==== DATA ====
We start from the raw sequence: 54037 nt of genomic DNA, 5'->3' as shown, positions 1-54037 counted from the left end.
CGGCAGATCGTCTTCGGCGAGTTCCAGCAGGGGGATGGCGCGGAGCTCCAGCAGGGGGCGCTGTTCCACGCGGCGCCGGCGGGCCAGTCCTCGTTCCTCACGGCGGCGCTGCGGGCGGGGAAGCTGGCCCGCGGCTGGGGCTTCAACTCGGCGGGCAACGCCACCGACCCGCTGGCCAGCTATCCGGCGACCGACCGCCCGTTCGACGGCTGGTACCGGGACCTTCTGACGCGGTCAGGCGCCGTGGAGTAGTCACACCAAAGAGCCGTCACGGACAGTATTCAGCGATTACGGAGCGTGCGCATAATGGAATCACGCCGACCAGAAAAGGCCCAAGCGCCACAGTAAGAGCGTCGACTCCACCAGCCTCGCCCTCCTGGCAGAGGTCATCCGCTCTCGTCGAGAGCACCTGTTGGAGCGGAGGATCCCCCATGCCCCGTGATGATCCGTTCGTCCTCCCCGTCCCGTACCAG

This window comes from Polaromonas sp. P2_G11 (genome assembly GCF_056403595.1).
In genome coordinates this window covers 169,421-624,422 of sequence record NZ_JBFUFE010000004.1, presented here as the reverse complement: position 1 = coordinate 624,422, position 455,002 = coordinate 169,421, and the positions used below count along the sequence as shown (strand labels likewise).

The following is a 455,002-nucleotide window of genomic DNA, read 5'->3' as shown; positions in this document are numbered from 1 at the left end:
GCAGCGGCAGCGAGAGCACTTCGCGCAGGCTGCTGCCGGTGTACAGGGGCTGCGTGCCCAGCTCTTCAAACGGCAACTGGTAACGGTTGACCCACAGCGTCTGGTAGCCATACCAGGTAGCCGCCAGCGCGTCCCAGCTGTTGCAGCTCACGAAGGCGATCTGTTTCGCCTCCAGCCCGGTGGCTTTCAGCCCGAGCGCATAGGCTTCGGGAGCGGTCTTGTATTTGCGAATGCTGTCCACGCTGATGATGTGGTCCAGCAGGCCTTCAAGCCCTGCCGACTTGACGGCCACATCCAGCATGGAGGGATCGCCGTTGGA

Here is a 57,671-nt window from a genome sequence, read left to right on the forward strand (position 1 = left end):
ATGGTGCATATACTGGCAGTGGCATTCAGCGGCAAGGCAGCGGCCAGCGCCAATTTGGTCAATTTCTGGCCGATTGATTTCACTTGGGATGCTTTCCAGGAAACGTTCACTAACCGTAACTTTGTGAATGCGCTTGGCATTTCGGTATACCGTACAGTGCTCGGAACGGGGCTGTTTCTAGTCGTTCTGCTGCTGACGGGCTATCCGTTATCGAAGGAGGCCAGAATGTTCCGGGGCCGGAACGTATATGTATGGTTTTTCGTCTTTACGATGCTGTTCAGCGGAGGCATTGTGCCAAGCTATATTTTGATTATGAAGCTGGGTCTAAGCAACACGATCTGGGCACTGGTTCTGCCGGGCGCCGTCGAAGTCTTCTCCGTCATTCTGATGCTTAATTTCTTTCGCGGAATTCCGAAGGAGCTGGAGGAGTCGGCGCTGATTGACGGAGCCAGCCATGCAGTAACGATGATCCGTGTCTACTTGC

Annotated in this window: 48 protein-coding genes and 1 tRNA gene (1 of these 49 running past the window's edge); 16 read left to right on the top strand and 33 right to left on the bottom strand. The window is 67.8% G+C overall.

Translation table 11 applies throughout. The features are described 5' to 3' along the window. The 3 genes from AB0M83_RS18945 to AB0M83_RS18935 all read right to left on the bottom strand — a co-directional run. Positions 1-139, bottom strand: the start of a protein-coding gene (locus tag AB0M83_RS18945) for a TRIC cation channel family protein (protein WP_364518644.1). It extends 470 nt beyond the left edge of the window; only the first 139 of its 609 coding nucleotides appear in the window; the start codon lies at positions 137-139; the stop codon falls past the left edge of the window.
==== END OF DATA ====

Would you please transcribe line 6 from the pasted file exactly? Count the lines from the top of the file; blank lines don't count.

GCAGCGGCAGCGAGAGCACTTCGCGCAGGCTGCTGCCGGTGTACAGGGGCTGCGTGCCCAGCTCTTCAAACGGCAACTGGTAACGGTTGACCCACAGCGTCTGGTAGCCATACCAGGTAGCCGCCAGCGCGTCCCAGCTGTTGCAGCTCACGAAGGCGATCTGTTTCGCCTCCAGCCCGGTGGCTTTCAGCCCGAGCGCATAGGCTTCGGGAGCGGTCTTGTATTTGCGAATGCTGTCCACGCTGATGATGTGGTCCAGCAGGCCTTCAAGCCCTGCCGACTTGACGGCCACATCCAGCATGGAGGGATCGCCGTTGGA